phi | R Documentation |

Compute phi (*φ*), Cramer's *V*, Tschuprow's *T*, Cohen's *w*,
פ (Fei), Pearson's contingency coefficient for
contingency tables or goodness-of-fit. Pair with any reported
`stats::chisq.test()`

.

phi(x, y = NULL, adjust = TRUE, ci = 0.95, alternative = "greater", ...) cramers_v(x, y = NULL, adjust = TRUE, ci = 0.95, alternative = "greater", ...) tschuprows_t(x, y = NULL, ci = 0.95, alternative = "greater", ...) cohens_w( x, y = NULL, p = rep(1, length(x)), ci = 0.95, alternative = "greater", ... ) fei(x, p = rep(1, length(x)), ci = 0.95, alternative = "greater", ...) pearsons_c( x, y = NULL, p = rep(1, length(x)), ci = 0.95, alternative = "greater", ... )

`x` |
a numeric vector or matrix. |

`y` |
a numeric vector; ignored if |

`adjust` |
Should the effect size be bias-corrected? Defaults to |

`ci` |
Confidence Interval (CI) level |

`alternative` |
a character string specifying the alternative hypothesis;
Controls the type of CI returned: |

`...` |
Ignored. |

`p` |
a vector of probabilities of the same length as |

phi (*φ*), Cramer's *V*, Tschuprow's *T*, Cohen's *w*, and Pearson's
*C* are effect sizes for tests of independence in 2D contingency tables. For
2-by-2 tables, phi, Cramer's *V*, Tschuprow's *T*, and Cohen's *w* are
identical, and are equal to the simple correlation between two dichotomous
variables, ranging between 0 (no dependence) and 1 (perfect dependence).

For larger tables, Cramer's *V*, Tschuprow's *T* or Pearson's *C* should be
used, as they are bounded between 0-1. (Cohen's *w* can also be used, but
since it is not bounded at 1 (can be larger) its interpretation is more
difficult.) For square table, Cramer's *V* and Tschuprow's *T* give the same
results, but for non-square tables Tschuprow's *T* is more conservative:
while *V* will be 1 if either columns are fully dependent on rows (for each
column, there is only one non-0 cell) *or* rows are fully dependent on
columns, *T* will only be 1 if both are true.

For goodness-of-fit in 1D tables Cohen's *W*, פ (Fei)
or Pearson's *C* can be used. Cohen's *w* has no upper bound (can be
arbitrarily large, depending on the expected distribution). *Fei* is an
adjusted Cohen's *w*, accounting for the expected distribution, making it
bounded between 0-1. Pearson's *C* is also bounded between 0-1.

To summarize, for correlation-like effect sizes, we recommend:

For a 2x2 table, use

`phi()`

For larger tables, use

`cramers_v()`

For goodness-of-fit, use

`fei()`

A data frame with the effect size (`Cramers_v`

, `phi`

(possibly with
the suffix `_adjusted`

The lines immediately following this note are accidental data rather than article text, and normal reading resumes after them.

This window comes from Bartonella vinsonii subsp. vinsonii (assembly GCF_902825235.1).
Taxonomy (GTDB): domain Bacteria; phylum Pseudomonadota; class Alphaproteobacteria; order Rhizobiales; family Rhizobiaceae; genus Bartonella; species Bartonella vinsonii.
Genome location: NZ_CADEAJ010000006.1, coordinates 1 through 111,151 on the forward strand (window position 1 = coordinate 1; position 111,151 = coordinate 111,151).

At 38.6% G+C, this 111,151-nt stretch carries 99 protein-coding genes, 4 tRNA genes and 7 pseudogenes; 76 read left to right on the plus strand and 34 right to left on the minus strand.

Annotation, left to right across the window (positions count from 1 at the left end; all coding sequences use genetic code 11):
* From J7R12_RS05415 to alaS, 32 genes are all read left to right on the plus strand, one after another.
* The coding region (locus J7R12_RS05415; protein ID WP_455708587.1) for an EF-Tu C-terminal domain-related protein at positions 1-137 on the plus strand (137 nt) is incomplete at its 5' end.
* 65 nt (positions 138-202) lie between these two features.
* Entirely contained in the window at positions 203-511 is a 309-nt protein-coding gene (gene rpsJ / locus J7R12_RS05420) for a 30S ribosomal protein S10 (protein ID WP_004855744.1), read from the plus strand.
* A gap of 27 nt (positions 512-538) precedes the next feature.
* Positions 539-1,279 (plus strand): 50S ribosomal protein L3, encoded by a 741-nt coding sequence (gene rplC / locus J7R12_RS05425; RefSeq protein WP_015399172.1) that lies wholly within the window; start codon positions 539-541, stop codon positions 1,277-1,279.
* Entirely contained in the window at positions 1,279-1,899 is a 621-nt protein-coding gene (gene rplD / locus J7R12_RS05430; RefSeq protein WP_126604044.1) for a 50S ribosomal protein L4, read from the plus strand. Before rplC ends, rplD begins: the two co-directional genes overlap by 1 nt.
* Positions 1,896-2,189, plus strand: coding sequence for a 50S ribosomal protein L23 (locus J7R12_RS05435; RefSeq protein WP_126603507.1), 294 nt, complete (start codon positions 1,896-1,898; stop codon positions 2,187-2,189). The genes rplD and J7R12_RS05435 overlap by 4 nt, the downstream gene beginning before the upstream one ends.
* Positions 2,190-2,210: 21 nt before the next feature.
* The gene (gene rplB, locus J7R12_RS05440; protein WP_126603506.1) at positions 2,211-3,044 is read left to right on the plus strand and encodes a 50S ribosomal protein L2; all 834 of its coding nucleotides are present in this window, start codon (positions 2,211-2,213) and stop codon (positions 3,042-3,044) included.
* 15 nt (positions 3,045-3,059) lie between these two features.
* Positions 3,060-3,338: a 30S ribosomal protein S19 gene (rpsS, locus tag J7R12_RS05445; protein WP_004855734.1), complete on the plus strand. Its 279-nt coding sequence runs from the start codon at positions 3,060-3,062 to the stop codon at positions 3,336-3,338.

), `Cohens_w`

, `Fei`

) and its CIs (`CI_low`

and
`CI_high`

).

Unless stated otherwise, confidence (compatibility) intervals (CIs) are
estimated using the noncentrality parameter method (also called the "pivot
method"). This method finds the noncentrality parameter ("*ncp*") of a
noncentral *t*, *F*, or *χ^2* distribution that places the observed
*t*, *F*, or *χ^2* test statistic at the desired probability point of
the distribution. For example, if the observed *t* statistic is 2.0, with 50
degrees of freedom, for which cumulative noncentral *t* distribution is *t* =
2.0 the .025 quantile (answer: the noncentral *t* distribution with *ncp* =
.04)? After estimating these confidence bounds on the *ncp*, they are
converted into the effect size metric to obtain a confidence interval for the
effect size (Steiger, 2004).

For additional details on estimation and troubleshooting, see effectsize_CIs.

"Confidence intervals on measures of effect size convey all the information
in a hypothesis test, and more." (Steiger, 2004). Confidence (compatibility)
intervals and p values are complementary summaries of parameter uncertainty
given the observed data. A dichotomous hypothesis test could be performed
with either a CI or a p value. The 100 (1 - *α*)% confidence
interval contains all of the parameter values for which *p* > *α*
for the current data and model. For example, a 95% confidence interval
contains all of the values for which p > .05.

Note that a confidence interval including 0 *does not* indicate that the null
(no effect) is true. Rather, it suggests that the observed data together with
the model and its assumptions combined do not provided clear evidence against
a parameter value of 0 (same as with any other value in the interval), with
the level of this evidence defined by the chosen *α* level (Rafi &
Greenland, 2020; Schweder & Hjort, 2016; Xie & Singh, 2013). To infer no
effect, additional judgments about what parameter values are "close enough"
to 0 to be negligible are needed ("equivalence testing"; Bauer & Kiesser,
1996).

Cohen, J. (1988). Statistical power analysis for the behavioral sciences (2nd Ed.). New York: Routledge.

Johnston, J. E., Berry, K. J., & Mielke Jr, P. W. (2006). Measures of effect size for chi-squared and likelihood-ratio goodness-of-fit tests. Perceptual and motor skills, 103(2), 412-414.

Rosenberg, M. S. (2010). A generalized formula for converting chi-square tests to effect sizes for meta-analysis. PloS one, 5(4), e10059.

`chisq_to_phi()`

for details regarding estimation and CIs.

Other effect sizes for contingency table:
`cohens_g()`

,
`oddsratio()`

## 2-by-2 tables ## ------------- data("RCT_table") RCT_table # note groups are COLUMNS phi(RCT_table) pearsons_c(RCT_table) ## Larger tables ## ------------- data("Music_preferences") Music_preferences cramers_v(Music_preferences) cohens_w(Music_preferences) pearsons_c(Music_preferences) ## Goodness of fit ## --------------- data("Smoking_FASD") Smoking_FASD fei(Smoking_FASD) cohens_w(Smoking_FASD) pearsons_c(Smoking_FASD) # Use custom expected values: fei(Smoking_FASD, p = c(0.015, 0.010, 0.975)) cohens_w(Smoking_FASD, p = c(0.015, 0.010, 0.975)) pearsons_c(Smoking_FASD, p = c(0.015, 0.010, 0.975))

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